A recital of the numerous cases of boils which have been successfully prescribed for would be tedious. There is no reason for a homoeopathic prescriber ever to incise a boil.

Empyema of the chest is almost always treated surgically. It is my opinion that many times the pus is evacuated before it should be. I recall two cases which I believe would have recovered if the operation had been deferred. In both cases a remedy was plainly indicated but it was not allowed time to build up the resistance of the patient before the operation was performed.

In empyema of the sinuses, if a remedy be sufficiently closely indicated, operation is seldom needed. Arsenic, Kali bich., Kali iod., and Guaco are useful remedies. Where polypus is or has been present, Teucrium marum verum should be thought of.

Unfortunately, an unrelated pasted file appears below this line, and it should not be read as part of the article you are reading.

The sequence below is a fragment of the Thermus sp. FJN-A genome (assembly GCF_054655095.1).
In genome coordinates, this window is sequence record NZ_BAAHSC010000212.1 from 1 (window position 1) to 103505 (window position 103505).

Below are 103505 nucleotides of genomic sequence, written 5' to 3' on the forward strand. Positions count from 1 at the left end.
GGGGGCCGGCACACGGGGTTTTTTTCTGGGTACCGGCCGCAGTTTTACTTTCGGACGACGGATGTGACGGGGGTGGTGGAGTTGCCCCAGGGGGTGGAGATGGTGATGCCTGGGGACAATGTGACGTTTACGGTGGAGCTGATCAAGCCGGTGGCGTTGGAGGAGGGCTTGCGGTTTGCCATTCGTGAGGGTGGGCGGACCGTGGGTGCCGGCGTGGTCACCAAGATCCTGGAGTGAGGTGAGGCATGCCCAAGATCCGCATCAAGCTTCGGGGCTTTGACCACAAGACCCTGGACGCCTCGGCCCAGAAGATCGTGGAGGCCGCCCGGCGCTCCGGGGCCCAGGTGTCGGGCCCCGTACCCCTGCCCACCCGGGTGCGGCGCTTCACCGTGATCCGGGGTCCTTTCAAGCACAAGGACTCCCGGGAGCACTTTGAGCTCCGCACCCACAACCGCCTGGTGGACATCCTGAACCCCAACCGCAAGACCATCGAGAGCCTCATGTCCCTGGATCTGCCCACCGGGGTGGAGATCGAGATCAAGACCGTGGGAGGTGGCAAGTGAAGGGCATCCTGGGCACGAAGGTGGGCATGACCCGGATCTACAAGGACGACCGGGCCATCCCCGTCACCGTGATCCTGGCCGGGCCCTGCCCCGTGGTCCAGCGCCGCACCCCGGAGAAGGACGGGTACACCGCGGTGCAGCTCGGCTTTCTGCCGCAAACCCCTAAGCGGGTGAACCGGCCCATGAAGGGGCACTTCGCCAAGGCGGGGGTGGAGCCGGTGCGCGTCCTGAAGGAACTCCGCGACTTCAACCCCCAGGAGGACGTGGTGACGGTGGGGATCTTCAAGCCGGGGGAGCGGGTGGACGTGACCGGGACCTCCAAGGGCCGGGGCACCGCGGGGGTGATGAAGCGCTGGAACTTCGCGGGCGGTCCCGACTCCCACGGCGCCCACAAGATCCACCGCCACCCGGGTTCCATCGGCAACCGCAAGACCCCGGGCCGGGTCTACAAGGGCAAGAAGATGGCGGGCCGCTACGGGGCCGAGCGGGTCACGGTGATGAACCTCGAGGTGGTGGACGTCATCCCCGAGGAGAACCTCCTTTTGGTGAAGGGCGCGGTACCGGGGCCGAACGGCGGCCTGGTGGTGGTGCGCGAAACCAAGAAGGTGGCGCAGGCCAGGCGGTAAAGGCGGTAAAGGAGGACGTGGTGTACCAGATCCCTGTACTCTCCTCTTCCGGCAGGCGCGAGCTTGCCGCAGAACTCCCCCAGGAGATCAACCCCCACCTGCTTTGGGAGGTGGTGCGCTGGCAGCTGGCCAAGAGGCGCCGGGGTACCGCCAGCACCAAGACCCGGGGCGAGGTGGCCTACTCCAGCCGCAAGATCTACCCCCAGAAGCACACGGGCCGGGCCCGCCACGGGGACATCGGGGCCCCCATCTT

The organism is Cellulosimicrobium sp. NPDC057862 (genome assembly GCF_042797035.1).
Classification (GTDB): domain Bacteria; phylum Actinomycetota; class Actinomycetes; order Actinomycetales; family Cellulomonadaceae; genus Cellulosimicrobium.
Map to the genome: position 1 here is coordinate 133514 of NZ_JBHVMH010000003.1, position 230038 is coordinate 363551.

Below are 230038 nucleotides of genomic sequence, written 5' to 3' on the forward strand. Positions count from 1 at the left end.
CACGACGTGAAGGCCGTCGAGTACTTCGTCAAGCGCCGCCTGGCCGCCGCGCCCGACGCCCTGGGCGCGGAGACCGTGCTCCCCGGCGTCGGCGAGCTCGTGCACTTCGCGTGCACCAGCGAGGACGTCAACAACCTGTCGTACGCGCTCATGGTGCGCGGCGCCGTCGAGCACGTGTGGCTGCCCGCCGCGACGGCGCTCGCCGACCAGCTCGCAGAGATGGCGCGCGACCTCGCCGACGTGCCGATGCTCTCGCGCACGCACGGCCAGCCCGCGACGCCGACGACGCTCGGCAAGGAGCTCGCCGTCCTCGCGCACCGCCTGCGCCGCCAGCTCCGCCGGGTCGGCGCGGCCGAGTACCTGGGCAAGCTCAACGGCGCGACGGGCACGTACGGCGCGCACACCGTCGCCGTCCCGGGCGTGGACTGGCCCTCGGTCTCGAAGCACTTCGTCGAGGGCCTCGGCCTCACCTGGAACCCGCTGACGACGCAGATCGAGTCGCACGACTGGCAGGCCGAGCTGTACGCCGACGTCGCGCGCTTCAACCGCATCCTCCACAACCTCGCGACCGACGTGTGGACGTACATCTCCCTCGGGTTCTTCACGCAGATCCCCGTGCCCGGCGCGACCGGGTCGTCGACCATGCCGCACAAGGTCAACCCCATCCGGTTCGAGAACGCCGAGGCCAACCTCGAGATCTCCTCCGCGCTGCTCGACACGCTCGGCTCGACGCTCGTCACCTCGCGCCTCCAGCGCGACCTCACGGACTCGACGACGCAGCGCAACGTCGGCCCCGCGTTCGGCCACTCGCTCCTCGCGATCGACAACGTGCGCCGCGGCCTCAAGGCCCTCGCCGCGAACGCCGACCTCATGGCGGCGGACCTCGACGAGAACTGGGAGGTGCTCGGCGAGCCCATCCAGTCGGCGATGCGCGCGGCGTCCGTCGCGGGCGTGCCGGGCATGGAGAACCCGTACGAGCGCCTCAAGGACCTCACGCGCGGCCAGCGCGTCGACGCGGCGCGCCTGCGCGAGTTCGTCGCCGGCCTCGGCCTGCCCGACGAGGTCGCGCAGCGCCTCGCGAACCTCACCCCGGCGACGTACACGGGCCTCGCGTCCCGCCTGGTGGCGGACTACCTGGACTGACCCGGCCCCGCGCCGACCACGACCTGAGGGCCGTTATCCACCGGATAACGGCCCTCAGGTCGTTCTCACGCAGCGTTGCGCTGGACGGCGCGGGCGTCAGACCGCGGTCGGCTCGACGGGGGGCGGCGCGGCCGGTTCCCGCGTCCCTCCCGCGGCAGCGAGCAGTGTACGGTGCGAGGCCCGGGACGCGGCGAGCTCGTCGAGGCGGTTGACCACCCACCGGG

Filix mas. This remedy was found by means of the reflexes in the following case: A preparatory school pupil, while boxing, was struck on the side of the neck and knocked down. He got up and tried to resume boxing but, within five minutes, his right leg got weak and he could not walk. A half-hour later he was taken to the hospital and lost all power in his right arm and leg and his speech became affected. Soon after the accident he vomited. Two days later, movement began to come back and, at the end of a fortnight, he could walk a little. Eventually he was able to walk with but a slight limp and, in due time, he entered Harvard.

Four years later, he had so far recovered that a casual observer would not notice any effect from the accident, yet he had not recovered full power in the right side and his right hand was so slowed down that he had difficulty in writing his examination paper. It left also a slight immobility of the face, something like in sleeping-sickness. After Filix mas 200, he became markedly better and has remained much improved. He can write faster, thinks more quickly and his right side is much stronger. This case is remarkable because there had been only a very slight improvement during the four years preceding the Filix mas prescription.